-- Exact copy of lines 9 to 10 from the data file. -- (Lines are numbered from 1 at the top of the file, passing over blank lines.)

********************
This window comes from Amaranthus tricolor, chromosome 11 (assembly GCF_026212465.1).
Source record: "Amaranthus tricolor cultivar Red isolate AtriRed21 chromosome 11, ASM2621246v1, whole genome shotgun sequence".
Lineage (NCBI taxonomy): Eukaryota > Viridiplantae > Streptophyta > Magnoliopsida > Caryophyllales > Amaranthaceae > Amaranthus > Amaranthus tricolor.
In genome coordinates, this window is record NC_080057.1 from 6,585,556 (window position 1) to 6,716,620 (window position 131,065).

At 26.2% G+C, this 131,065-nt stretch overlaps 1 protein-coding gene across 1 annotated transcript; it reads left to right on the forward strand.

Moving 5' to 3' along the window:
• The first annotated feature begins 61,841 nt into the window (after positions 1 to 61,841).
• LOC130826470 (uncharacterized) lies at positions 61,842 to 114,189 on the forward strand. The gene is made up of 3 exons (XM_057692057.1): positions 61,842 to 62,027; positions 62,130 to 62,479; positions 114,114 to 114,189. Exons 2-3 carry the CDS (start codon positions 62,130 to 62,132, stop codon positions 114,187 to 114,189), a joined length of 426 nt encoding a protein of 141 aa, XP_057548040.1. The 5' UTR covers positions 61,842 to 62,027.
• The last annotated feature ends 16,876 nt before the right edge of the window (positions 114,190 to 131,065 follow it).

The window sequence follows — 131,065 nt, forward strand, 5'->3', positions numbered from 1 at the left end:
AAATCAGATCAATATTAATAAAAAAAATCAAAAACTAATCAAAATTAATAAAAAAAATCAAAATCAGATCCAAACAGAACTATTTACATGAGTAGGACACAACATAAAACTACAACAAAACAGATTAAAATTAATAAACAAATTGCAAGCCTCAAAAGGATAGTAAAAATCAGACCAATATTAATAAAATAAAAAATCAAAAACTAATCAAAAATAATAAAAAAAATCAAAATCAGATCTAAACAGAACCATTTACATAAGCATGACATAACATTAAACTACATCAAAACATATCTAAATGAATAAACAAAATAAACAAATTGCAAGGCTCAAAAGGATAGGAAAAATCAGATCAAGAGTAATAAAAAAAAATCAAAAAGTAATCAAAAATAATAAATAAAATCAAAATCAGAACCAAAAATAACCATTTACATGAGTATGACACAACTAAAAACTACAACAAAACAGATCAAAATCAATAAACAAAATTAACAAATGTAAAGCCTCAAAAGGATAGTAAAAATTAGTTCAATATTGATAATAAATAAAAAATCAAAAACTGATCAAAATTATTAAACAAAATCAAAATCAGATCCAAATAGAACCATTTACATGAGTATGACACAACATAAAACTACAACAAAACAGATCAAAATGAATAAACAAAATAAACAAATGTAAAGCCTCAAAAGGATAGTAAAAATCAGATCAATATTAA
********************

• The last annotated feature ends 16,876 nt before the right edge of the window (positions 114,190 to 131,065 follow it).

The window sequence follows — 131,065 nt, forward strand, 5'->3', positions numbered from 1 at the left end: